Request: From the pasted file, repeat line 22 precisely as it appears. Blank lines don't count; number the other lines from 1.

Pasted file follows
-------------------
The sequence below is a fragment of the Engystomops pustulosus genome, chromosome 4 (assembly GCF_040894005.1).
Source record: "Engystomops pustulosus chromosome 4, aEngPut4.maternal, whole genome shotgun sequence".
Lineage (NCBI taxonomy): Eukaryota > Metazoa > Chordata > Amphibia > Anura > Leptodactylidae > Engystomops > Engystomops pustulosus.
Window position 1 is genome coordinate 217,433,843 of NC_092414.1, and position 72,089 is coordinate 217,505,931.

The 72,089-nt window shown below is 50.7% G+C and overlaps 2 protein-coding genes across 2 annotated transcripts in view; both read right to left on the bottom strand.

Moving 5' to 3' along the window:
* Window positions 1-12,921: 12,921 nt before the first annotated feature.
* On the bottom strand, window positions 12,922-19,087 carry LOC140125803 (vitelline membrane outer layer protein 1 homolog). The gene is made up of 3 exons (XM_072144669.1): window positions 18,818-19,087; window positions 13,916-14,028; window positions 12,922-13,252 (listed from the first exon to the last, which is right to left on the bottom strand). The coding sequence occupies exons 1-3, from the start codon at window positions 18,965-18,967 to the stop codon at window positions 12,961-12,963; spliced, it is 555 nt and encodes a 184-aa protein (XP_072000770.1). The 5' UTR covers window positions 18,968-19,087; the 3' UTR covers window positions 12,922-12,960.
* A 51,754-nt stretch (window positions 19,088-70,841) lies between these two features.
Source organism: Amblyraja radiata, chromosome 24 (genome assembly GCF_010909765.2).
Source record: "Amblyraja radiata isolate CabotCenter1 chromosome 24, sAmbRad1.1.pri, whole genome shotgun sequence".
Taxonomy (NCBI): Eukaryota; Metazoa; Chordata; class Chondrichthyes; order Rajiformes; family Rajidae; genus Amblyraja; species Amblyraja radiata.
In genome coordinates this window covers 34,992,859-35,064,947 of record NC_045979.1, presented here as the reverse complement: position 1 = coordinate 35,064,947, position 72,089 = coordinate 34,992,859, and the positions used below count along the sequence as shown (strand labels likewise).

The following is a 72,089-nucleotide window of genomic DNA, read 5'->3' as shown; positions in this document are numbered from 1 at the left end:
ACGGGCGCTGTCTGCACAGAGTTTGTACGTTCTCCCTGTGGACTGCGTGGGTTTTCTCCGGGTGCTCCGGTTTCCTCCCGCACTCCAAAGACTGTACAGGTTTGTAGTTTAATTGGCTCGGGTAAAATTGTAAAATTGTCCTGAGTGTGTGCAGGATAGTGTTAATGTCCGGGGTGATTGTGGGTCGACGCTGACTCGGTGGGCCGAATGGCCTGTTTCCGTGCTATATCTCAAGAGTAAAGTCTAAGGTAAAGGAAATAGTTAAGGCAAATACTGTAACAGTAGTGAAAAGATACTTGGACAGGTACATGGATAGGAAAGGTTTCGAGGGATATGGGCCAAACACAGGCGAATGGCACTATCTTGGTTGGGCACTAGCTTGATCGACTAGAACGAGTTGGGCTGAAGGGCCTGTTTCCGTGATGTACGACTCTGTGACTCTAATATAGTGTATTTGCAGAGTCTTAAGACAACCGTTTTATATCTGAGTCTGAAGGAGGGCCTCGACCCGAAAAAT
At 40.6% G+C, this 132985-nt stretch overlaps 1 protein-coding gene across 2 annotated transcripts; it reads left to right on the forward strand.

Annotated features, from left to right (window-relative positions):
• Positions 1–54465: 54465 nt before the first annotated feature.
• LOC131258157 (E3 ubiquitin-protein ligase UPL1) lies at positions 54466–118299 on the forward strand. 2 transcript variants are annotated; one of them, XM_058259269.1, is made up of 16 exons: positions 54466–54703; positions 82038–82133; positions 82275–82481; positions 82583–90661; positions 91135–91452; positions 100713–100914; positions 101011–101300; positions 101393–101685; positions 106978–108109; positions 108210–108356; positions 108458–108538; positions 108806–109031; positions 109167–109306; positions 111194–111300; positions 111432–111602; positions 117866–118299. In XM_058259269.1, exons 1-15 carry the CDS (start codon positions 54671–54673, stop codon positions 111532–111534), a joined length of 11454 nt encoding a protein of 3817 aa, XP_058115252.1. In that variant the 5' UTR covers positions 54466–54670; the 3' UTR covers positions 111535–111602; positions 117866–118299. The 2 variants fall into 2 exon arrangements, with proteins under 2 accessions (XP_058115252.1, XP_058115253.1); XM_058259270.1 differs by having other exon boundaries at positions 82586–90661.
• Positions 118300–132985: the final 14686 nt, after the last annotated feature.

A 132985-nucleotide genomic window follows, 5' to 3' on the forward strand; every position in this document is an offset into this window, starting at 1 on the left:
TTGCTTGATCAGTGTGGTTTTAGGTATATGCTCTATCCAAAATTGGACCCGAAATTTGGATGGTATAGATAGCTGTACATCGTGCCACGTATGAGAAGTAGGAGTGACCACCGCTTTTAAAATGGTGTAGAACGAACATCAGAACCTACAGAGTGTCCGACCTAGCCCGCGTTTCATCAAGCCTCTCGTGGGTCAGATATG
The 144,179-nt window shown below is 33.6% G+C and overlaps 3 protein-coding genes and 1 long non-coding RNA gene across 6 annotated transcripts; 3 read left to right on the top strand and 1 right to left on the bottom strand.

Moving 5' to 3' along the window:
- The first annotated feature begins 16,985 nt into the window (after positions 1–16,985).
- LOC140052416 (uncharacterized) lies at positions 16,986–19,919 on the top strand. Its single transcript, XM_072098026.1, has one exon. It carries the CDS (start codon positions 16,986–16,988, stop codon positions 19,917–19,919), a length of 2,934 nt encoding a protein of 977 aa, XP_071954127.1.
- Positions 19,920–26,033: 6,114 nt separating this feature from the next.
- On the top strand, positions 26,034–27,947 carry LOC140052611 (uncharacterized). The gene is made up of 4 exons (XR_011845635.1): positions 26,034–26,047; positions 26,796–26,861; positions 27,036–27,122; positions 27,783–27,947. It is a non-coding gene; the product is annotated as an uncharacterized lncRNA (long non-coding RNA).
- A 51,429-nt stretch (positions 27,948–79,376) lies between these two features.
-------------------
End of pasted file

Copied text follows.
TTGCTTGATCAGTGTGGTTTTAGGTATATGCTCTATCCAAAATTGGACCCGAAATTTGGATGGTATAGATAGCTGTACATCGTGCCACGTATGAGAAGTAGGAGTGACCACCGCTTTTAAAATGGTGTAGAACGAACATCAGAACCTACAGAGTGTCCGACCTAGCCCGCGTTTCATCAAGCCTCTCGTGGGTCAGATATG